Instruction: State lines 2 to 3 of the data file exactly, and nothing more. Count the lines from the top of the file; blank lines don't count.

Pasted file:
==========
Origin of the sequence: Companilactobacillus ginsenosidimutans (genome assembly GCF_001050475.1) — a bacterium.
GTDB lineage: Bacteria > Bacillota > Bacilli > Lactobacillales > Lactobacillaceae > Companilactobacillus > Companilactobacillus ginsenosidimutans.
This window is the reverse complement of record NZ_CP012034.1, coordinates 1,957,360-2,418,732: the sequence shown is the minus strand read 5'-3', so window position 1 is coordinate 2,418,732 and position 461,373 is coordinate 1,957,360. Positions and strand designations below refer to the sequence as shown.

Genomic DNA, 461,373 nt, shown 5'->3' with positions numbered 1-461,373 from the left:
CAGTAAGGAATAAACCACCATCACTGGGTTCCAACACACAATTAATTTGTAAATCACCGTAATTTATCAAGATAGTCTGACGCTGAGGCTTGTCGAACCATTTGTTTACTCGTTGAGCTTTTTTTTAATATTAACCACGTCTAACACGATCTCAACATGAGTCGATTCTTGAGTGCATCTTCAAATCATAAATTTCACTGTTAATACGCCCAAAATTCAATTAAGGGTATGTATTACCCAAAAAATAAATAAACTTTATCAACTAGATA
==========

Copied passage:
GTDB lineage: Bacteria > Bacillota > Bacilli > Lactobacillales > Lactobacillaceae > Companilactobacillus > Companilactobacillus ginsenosidimutans.
This window is the reverse complement of record NZ_CP012034.1, coordinates 1,957,360-2,418,732: the sequence shown is the minus strand read 5'-3', so window position 1 is coordinate 2,418,732 and position 461,373 is coordinate 1,957,360. Positions and strand designations below refer to the sequence as shown.